A lot has been going on with the Conference, and we are looking forward to a busy year in 2015, when we celebrate the Centennial of the AAUP.

List of Officers

At the recent Fall Meeting, November 22 at the University of Indianapolis, we elected our Conference officers for the next two years. Here they are with contact information:

Dan Murphy, President
Department of History
Hanover College
Hanover, IN 47243-0890
(812) 866-7222
murphy@hanover.edu

Richard Schneirov, Past President
Department of History
Indiana State University
Terre Haute, Indiana 47809
Richard.Schneirov@indstate.edu

Marc Rogers, Vice-President
Computer and Information Technology
Purdue University
West Lafayette, IN 47907-2021
mkr@cerias.purdue.edu

Perry Kea, Treasurer
Department of Philosophy and Religious Studies
University of Indianapolis
Indianapolis, IN 46227
kea@uindy.edu

Miriam Pittenger, Secretary
Department of Classical Studies
Hanover College
Hanover, IN 47243-0890
pittenger@hanover.edu

At large:

Theodore K. Miller
Indiana University--Bloomington
412 E 1st St
Bloomington, IN 47401
Millert@indiana.edu

David Vollrath
School Of Business And Economics
Indiana University South Bend
South Bend, IN 46634
vollrath@iusb.edu

Anne Foster
Department of History
Indiana State University
Terre Haute, IN 47809
anne.foster@indstate.edu

Anne Foster
Department of History
Indiana Sate University
Terre Haute, IN 47809
anne.foster@indstate.edu

Eugenia Badger
Communication
Ivy Tech
eebadger131@hotmail.com

Chapter service program director:

Rebecca Mullen
Department of English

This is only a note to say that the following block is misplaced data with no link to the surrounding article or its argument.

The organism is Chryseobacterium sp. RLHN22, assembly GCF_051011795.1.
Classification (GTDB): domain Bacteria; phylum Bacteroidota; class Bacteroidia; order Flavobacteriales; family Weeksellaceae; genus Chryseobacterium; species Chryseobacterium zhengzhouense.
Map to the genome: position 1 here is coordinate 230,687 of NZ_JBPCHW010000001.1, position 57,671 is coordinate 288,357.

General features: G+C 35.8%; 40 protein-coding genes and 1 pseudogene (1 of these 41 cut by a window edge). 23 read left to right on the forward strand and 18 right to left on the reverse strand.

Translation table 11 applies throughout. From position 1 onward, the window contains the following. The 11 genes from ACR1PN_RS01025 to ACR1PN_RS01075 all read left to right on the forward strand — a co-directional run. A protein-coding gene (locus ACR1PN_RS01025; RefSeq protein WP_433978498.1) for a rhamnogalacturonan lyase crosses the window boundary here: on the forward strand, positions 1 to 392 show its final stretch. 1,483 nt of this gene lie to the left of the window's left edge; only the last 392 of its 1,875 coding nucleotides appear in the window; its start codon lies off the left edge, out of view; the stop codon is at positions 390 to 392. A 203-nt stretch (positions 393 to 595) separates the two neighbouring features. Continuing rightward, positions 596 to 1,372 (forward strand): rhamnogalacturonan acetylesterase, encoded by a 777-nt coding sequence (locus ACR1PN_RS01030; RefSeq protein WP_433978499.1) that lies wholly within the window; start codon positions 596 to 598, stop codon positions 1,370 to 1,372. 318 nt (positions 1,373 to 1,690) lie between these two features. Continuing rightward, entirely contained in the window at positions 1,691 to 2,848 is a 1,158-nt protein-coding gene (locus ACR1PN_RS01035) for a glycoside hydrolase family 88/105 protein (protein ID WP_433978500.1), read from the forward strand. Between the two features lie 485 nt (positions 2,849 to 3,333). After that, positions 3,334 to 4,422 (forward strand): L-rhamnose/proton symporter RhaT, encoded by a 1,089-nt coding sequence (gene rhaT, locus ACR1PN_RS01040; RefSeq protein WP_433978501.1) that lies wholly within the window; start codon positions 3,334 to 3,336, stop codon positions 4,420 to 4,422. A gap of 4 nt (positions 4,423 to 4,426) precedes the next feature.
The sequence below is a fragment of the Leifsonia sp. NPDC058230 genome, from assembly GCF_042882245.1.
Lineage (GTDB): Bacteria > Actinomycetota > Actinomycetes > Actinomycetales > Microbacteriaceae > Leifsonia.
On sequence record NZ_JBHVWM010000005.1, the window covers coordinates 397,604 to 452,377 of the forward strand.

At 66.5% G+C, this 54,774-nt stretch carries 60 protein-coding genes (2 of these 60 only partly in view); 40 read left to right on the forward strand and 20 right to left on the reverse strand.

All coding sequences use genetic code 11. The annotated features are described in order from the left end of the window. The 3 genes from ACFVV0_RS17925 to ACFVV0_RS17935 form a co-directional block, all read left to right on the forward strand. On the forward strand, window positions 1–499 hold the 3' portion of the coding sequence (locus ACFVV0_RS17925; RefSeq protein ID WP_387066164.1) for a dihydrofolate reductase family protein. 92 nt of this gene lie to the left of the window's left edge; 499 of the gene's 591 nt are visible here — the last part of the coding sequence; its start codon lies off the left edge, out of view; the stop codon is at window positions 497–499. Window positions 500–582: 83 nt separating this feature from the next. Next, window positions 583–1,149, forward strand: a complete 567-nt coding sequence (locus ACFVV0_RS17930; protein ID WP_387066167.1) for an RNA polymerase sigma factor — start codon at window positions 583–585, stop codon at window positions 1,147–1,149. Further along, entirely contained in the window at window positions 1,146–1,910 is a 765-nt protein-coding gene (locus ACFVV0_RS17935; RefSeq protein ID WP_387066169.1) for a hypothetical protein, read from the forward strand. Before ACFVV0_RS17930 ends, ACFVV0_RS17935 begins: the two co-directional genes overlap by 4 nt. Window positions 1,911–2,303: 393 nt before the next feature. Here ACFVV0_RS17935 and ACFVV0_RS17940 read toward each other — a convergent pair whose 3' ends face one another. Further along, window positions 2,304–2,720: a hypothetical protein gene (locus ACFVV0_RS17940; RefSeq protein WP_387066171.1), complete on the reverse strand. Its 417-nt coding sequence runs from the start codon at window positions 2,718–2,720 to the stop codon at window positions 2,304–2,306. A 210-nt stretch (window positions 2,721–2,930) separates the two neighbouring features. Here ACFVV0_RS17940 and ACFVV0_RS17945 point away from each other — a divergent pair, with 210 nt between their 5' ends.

Vincennes University
Vincennes, IN 47591
rmullen@vinu.edu

Fall Meeting


We had a well-attended Fall Meeting on November 22, and discussed a number of issues at the state level and concerning chapters. I urge you to attend our state conference meetings. They are a wonderful way to network with colleagues across the state; these meetings remind you that you are not alone facing the problems at your school - faculty all across Indiana are facing similar challenges. It is heartening to spend a few hours with colleagues who share the AAUP's principles concerning academic freedom and shared governance!

We had two guest speakers. Mark St. John, who has been doing a splendid job acting as our lobbyist, spoke about the recent elections and the upcoming legislative session. Dr. Ken Sauer, Senior Associate Commissioner and Chief Academic Officer at the Indiana Commission on Higher Education, spoke about the latest initiatives from ICHE.

Here is an excellent summary of the meeting from Rich Schneirov, the Past President of ICAAUP:

"We had a productive state conference meeting Saturday. Let’s start out with some good news. We have had major growth in membership on three campuses: Purdue, Purdue-Calumet, and Hanover. Our treasury has regained levels before we were hit with big legal bills last year. At IU-Bloomington a new movement for academic freedom among younger faculty promises to revitalize the campus AAUP there.

The 2014 elections saw the Republicans pick up seats in both the state House and Senate. But, since they already had a super-majority, there are not expected to be any major changes in policy. We expect to continue to live in a one-party-ruled state for the foreseeable future. It is also possible that the Republicans will make the State Superintendent of Education an appointive position to further solidify their party rule. Concerning higher education, we expect the Republicans to continue a steady accretion of responsibilities going to ICHE. In the foreseeable future it could become much like California’s Board of Regents, heading up a centralized system of higher education.

Deputy Commissioner Ken Sauer spoke and answered questions for an hour and half. Here are some highlights: performance funding will continue to expand, from 6% of allocated funding to 8% by 2016. Regarding distance education, ICHE understands that faculty work per student is greater for distance education not less, as outsiders think, and therefore does not oppose universities charging special fees. In discussing dual credit the point was raised that this risks dumbing down education and decimating our humanities disciplines. He acknowledged the former and pointed to work being done on the national level to specify educational outcomes. The AAUP audience pointed out that this was a top-down initiative, and Sauer acknowledged the need for faculty involvement."